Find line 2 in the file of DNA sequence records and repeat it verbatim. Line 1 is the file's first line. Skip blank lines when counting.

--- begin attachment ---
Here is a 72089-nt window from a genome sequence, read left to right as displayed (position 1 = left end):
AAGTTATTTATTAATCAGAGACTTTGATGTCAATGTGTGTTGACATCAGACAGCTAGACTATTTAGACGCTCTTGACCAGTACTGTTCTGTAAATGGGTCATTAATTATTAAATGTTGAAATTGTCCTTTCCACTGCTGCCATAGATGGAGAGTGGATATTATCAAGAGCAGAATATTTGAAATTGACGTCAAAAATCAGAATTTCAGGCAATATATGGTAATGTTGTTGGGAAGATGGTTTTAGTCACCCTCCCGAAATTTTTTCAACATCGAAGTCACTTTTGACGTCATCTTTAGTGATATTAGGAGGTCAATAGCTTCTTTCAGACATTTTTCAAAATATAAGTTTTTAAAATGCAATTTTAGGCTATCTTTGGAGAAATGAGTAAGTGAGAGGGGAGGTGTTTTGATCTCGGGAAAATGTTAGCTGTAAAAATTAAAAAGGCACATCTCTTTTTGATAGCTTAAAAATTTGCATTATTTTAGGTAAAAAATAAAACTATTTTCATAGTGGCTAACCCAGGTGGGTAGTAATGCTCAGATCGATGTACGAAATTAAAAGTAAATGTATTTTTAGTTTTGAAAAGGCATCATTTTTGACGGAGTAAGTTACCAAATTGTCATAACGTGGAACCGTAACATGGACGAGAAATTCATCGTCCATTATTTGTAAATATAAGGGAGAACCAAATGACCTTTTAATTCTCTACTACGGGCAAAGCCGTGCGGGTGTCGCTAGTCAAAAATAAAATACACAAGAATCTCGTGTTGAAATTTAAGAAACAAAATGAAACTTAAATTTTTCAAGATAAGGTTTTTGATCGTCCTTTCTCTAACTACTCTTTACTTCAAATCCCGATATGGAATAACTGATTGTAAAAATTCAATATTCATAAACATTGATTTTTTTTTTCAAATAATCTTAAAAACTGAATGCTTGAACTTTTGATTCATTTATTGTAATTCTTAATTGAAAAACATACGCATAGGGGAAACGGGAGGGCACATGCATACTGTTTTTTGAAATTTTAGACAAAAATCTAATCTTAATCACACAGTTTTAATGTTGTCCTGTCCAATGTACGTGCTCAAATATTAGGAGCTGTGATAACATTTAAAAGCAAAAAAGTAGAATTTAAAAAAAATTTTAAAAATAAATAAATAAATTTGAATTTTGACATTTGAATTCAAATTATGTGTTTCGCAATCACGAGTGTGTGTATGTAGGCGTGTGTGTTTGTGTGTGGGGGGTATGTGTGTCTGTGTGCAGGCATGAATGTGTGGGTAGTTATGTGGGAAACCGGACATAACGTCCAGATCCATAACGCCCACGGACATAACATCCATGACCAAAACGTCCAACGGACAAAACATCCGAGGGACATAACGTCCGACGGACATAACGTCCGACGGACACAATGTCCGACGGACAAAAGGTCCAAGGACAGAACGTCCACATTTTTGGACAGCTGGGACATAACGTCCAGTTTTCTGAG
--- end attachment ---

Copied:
AAGTTATTTATTAATCAGAGACTTTGATGTCAATGTGTGTTGACATCAGACAGCTAGACTATTTAGACGCTCTTGACCAGTACTGTTCTGTAAATGGGTCATTAATTATTAAATGTTGAAATTGTCCTTTCCACTGCTGCCATAGATGGAGAGTGGATATTATCAAGAGCAGAATATTTGAAATTGACGTCAAAAATCAGAATTTCAGGCAATATATGGTAATGTTGTTGGGAAGATGGTTTTAGTCACCCTCCCGAAATTTTTTCAACATCGAAGTCACTTTTGACGTCATCTTTAGTGATATTAGGAGGTCAATAGCTTCTTTCAGACATTTTTCAAAATATAAGTTTTTAAAATGCAATTTTAGGCTATCTTTGGAGAAATGAGTAAGTGAGAGGGGAGGTGTTTTGATCTCGGGAAAATGTTAGCTGTAAAAATTAAAAAGGCACATCTCTTTTTGATAGCTTAAAAATTTGCATTATTTTAGGTAAAAAATAAAACTATTTTCATAGTGGCTAACCCAGGTGGGTAGTAATGCTCAGATCGATGTACGAAATTAAAAGTAAATGTATTTTTAGTTTTGAAAAGGCATCATTTTTGACGGAGTAAGTTACCAAATTGTCATAACGTGGAACCGTAACATGGACGAGAAATTCATCGTCCATTATTTGTAAATATAAGGGAGAACCAAATGACCTTTTAATTCTCTACTACGGGCAAAGCCGTGCGGGTGTCGCTAGTCAAAAATAAAATACACAAGAATCTCGTGTTGAAATTTAAGAAACAAAATGAAACTTAAATTTTTCAAGATAAGGTTTTTGATCGTCCTTTCTCTAACTACTCTTTACTTCAAATCCCGATATGGAATAACTGATTGTAAAAATTCAATATTCATAAACATTGATTTTTTTTTTCAAATAATCTTAAAAACTGAATGCTTGAACTTTTGATTCATTTATTGTAATTCTTAATTGAAAAACATACGCATAGGGGAAACGGGAGGGCACATGCATACTGTTTTTTGAAATTTTAGACAAAAATCTAATCTTAATCACACAGTTTTAATGTTGTCCTGTCCAATGTACGTGCTCAAATATTAGGAGCTGTGATAACATTTAAAAGCAAAAAAGTAGAATTTAAAAAAAATTTTAAAAATAAATAAATAAATTTGAATTTTGACATTTGAATTCAAATTATGTGTTTCGCAATCACGAGTGTGTGTATGTAGGCGTGTGTGTTTGTGTGTGGGGGGTATGTGTGTCTGTGTGCAGGCATGAATGTGTGGGTAGTTATGTGGGAAACCGGACATAACGTCCAGATCCATAACGCCCACGGACATAACATCCATGACCAAAACGTCCAACGGACAAAACATCCGAGGGACATAACGTCCGACGGACATAACGTCCGACGGACACAATGTCCGACGGACAAAAGGTCCAAGGACAGAACGTCCACATTTTTGGACAGCTGGGACATAACGTCCAGTTTTCTGAG